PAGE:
Listen to Your Heart - The Tech Behind Heart Rate Sensors

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This Valentine’s Day, “Listen to Your Heart.”

No, it’s not just a line from the aptly-named tune from Swedish rock band Roxette, but a growing trend in health and wellness. 

As far as health and performance is concerned, there are two major categories of data that must be transmitted: movement tracking (thanks to MEMs sensors) and biological data. When it comes to bio data, the heart rate monitor is the most common but challenging to design.

The heart rate monitor has 2 major technologies: an infrared based sensor and electrocardiography. Electrocardiography records the electrical activity of the heart over a period of time using electrodes placed on a patient body. These electrodes detect the tiny electrical changes on the skin that arise from the heart muscle depolarizing during each heartbeat. This method is very accurate and able to detect abnormalities of the heart but is inconvenient in many consumer applications due to the electrodes that must be stuck to the skin.

A second solution is based on photoplethysmography. This complex word describes a simple fact: blood is red because it reflects red light and absorbs green light. The contraction and relaxation of cardiac muscles causes blood to flow in and out of the heart, modifying blood volume flow periodically in the veins. The light absorption varies with the flow and an electronics circuit measures these changes.

Within photoplethysmography , two methodologies are available: the transmission method and the reflection method. The transmission method is used in medical equipment where you clip your finger in a small device. Obviously, this is not very convenient for a fitness device and the solution for wearables is the reflection method.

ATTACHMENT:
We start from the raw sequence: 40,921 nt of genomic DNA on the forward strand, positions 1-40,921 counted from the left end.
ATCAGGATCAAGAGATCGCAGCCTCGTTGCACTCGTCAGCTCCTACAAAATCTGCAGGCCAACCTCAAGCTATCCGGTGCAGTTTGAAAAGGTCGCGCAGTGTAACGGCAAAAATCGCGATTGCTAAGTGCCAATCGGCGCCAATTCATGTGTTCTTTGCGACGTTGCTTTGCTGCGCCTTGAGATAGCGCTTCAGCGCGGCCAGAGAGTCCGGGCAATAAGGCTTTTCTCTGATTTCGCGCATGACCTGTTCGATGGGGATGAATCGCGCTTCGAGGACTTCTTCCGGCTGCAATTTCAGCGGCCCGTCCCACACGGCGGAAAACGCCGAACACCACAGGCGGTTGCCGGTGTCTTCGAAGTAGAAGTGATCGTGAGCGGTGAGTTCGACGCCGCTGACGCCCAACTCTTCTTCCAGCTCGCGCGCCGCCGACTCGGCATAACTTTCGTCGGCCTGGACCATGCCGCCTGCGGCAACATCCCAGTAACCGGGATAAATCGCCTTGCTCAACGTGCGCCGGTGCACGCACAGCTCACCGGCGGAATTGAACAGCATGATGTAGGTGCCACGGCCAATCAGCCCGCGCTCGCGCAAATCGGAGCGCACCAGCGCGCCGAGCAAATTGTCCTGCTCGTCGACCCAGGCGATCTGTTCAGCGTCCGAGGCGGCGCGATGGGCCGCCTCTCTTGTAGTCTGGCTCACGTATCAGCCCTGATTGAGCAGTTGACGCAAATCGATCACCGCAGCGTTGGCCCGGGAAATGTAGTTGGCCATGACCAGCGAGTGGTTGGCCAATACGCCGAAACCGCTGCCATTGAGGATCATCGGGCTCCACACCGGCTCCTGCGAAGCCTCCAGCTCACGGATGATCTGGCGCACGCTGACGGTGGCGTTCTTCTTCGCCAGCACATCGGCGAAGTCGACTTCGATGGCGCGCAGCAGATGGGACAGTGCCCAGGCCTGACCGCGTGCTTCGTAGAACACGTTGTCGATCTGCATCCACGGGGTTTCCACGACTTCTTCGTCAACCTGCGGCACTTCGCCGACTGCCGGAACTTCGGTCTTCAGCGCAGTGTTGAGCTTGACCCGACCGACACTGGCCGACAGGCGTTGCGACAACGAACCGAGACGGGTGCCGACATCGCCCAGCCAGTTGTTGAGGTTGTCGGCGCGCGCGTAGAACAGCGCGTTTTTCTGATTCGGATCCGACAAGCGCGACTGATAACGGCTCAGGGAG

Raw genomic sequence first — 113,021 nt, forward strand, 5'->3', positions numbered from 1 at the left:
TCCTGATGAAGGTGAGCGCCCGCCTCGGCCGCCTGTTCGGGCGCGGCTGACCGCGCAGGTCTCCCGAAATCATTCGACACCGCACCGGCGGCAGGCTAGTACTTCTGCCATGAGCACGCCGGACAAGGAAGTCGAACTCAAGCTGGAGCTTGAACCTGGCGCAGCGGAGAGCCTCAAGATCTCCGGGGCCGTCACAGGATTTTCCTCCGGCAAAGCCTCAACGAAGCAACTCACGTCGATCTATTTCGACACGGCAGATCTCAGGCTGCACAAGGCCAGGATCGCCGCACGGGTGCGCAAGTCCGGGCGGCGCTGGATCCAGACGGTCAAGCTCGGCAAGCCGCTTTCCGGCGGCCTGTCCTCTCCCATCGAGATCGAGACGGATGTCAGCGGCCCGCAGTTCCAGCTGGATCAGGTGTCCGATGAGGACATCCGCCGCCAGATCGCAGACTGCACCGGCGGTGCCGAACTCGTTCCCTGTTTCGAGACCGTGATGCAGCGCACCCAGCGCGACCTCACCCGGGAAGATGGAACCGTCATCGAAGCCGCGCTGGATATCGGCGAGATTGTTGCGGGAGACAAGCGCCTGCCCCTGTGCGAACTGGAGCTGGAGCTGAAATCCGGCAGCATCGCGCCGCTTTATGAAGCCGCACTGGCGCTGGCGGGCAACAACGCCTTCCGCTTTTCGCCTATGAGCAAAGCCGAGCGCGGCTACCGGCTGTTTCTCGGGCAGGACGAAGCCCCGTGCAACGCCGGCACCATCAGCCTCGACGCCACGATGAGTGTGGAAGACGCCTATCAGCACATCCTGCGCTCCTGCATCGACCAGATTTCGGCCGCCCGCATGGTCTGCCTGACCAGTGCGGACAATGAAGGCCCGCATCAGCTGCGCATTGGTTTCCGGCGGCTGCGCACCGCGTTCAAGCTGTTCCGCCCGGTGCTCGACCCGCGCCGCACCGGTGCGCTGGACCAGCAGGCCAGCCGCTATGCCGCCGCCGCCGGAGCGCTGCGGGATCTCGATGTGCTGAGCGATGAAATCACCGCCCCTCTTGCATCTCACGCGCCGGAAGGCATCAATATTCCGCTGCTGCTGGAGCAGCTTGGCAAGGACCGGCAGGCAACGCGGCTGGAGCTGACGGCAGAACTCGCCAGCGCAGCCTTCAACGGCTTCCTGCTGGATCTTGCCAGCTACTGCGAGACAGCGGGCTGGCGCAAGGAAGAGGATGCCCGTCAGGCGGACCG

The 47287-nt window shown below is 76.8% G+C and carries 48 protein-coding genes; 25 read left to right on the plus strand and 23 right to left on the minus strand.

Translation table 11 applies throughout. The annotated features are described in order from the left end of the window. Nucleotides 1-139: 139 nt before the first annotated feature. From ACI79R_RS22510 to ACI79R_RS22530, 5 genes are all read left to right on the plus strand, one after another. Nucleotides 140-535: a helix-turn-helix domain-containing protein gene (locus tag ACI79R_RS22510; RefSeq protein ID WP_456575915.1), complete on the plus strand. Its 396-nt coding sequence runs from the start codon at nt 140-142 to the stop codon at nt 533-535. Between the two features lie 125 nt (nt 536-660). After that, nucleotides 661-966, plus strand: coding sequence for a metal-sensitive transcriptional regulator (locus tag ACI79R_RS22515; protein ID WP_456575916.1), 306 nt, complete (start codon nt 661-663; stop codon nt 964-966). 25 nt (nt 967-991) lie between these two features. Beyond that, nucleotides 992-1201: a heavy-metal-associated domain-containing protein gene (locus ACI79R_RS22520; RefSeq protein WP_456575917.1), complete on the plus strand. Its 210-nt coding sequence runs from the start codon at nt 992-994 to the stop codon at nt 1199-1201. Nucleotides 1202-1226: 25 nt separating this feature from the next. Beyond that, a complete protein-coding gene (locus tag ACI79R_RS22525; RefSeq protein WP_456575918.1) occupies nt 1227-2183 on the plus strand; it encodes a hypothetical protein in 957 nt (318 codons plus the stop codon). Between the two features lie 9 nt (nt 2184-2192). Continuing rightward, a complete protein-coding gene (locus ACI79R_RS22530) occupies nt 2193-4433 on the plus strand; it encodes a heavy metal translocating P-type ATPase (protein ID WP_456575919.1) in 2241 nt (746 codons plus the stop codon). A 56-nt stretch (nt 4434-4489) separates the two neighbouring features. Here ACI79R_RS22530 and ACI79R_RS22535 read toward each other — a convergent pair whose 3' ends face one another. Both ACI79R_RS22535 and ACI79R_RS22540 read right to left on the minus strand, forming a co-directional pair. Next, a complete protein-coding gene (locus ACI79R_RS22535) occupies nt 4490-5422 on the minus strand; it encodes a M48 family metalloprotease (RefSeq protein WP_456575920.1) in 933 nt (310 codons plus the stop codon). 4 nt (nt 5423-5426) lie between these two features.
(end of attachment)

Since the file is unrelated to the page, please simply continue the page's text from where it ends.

It can be designed discretely with dedicated Infrared or green LED sending light, a photodiode receiving the reflective signal, an amplifier and an ADC, and a microcontroller to process the signal. The received signal is only in the range of tens of microvolt. Therefore the signal must be amplified by a low power operational amplifier like the TSU104 from STMicroelectronics.

See related product

TSU104IPT

STMicroelectronics Operational Amplifiers - Op Amps View

 Another option is an integrated solution. Silicon Labs offers the Si114x family. The Si1147-M01 integrates an optical sensor module that provides a highly integrated optomechanical solution for proximity, ambient light, heart rate, UV index and all signal processing capabilities.

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SENSOR-PUCK

Silicon Labs Sensor Development Boards and Kits View

 

The design to measure heartbeat rate is challenging due to many sources of noise: muscle contraction, unstable body contact, skin color, tattoos, hair, etc. 

Once the heart rate is known, the number of burnt calories can be calculated. Indeed, the calorie count burnt during a workout depends on the average heart rate and workout duration. The other terms used in calorie computations are constant. Hence, wearables can easily display calories burnt.

If you’re looking to craft your own fitness tracker, several equations exist to estimate burned calories depending on the type of physical activities. For instance, weight lifting and cardio exercise use different formula. This most standard equation for cardio exercise comes from the Journal of Sports Science and provides a formula for each gender:

For Men:
Calories Burned = [(Age x 0.2017) + (Weight x 0.199) + (Heart Rate x 0.6309) — 55.0969] x Time / 4.184.

For Women:
Calories Burned = [(Age x 0.074) -(Weight x 0.126) + (Heart Rate x 0.4472) — 20.4022] x Time / 4.184.


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